• On March 25, 1966, the Beatles sat down with avant-garde photographer Robert Whitaker for a session he named "A Somnambulant Adventure," hoping to get a cover for their upcoming single, "Paperback Writer" b/w "Rain." In it, the group was photographed in several strange settings, all intended to symbolize the group's (and art's} relationship to the world around it. The Beatles' favorite of these settings was one where the group, surrounded by raw meat and filthy baby doll heads, wore butcher's smocks and brandished meat cleavers. Though their expressions made it obvious that they considered the whole shoot in good fun, when the best of the shots was chosen for the cover of the US compilation album "Yesterday"... and Today, it sparked an immediate outrage, not helped by the fact that the group had already taken out print ads featuring the image. Capitol quickly went to work pasting over copies of the first pressing with an innocuous image of the group sitting in and around a steamer trunk; today an original "butcher cover" of the album, released as is or with the "trunk" cover steamed off, is one of the most valuable collector's items in rock.
  • Capitol once again turned Revolver into two albums for American release, but in a unique way -- it took the unusual step of releasing three of the upcoming tracks ahead of the album, on a compilation called "Yesterday"... and Today, and simply not replacing them with other songs on the US version of Revolver. As a result, not only is Revolver significantly shorter than other Beatles albums in its US configuration, the three songs taken for "Yesterday"... and Today, having been mixed early for release, have different mixes than they do on the UK version of Revolver. (Rumors circulated for years that the band had deliberately selected the "butcher cover" to protest just this sort of "butchering" of their albums by Capitol, but this is entirely untrue.)
  • Paul was a bit upset when first hearing the finished product on tour in Germany, feeling sure the whole album was out of tune and would need to be recorded again. The band reassured him this was not true.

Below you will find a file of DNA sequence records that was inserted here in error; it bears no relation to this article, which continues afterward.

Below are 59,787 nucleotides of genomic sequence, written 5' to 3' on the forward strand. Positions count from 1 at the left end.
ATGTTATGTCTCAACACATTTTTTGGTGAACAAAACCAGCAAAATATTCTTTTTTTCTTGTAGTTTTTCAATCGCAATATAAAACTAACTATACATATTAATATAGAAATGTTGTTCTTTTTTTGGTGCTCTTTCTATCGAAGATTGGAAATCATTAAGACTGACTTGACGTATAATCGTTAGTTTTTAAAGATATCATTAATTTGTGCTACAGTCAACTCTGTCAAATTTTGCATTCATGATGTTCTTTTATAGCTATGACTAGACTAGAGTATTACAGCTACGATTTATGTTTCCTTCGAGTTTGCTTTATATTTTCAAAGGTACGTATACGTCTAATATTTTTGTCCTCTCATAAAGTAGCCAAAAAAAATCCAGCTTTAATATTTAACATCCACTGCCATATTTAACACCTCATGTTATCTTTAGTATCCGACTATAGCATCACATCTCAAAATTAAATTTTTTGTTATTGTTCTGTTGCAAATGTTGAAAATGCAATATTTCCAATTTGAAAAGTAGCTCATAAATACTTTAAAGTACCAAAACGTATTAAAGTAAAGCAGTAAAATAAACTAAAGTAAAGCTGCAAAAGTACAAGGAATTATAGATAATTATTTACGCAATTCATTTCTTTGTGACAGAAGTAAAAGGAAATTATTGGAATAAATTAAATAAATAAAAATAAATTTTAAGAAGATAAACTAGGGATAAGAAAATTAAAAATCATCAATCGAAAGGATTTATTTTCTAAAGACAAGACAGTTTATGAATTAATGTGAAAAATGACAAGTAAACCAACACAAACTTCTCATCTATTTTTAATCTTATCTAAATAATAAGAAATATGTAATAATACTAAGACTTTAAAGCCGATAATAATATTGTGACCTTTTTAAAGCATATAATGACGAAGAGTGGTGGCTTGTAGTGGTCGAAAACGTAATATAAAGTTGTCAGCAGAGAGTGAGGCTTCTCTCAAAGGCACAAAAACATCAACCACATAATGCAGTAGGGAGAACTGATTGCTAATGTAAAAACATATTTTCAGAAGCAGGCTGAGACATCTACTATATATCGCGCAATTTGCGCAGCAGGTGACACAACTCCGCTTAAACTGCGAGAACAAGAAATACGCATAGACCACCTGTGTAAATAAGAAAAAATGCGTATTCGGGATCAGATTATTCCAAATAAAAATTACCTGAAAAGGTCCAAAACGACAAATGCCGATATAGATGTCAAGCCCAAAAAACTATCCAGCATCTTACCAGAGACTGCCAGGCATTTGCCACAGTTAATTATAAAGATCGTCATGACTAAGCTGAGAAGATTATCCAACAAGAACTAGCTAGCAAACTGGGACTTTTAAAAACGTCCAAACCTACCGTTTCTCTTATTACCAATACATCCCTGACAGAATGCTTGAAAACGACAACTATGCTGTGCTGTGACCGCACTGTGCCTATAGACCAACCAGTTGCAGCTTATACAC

• This is the first Beatles album to employ outside session musicians, to feature famous friends on backing vocals ("Yellow Submarine"), the first to use tape loops, backwards guitar solos, and artificial double-tracking, the first to run a vocal through the Leslie speaker of the Hammond organ, the first to feature songs about drugs and about fictional characters, and the first with new engineer Geoff Emerick, replacing departed engineer Norman "Hurricane" Smith, who would go on to produce Pink Floyd's early albums.
  • Rock scribe Martin Lewis, in a 1971 Disc magazine article, claimed there were two Revolver outtakes never heard by most fans -- a John song called "Colliding Circles" and George's own "Pink Litmus Paper Shirt." This was exposed as a hoax by Martin decades later.
  • Revolver upped the ante on a friendly rivalry between the group and Beach Boys leader Brian Wilson -- he'd been inspired to create Pet Sounds after hearing Rubber Soul, and this was the group's response, in part, to Pet Sounds. When Brian heard Revolver, he went to work on the infamous SMiLE project, but it was derailed by his band's indifference and his own worsening mental state, and it sat unfinished for decades. Rumor has it he also thought the group's next single, "Strawberry Fields Forever," had beaten him to the punch.

Side One:

  1. Taxman (2:39)
  2. Eleanor Rigby (2:08)
  3. I'm Only Sleeping (3:02)
  4. Love You To (3:01)
  5. Here, There and Everywhere (2:26)
  6. Yellow Submarine (2:40)
  7. She Said She Said (2:37)

Side Two:

  1. Good Day Sunshine (2:10)
  2. And Your Bird Can Sing (2:02)
  3. For No One (2:01)
  4. Doctor Robert (2:15)
  5. I Want to Tell You (2:30)
  6. Got to Get You into My Life (2:31)
  7. Tomorrow Never Knows (2:57)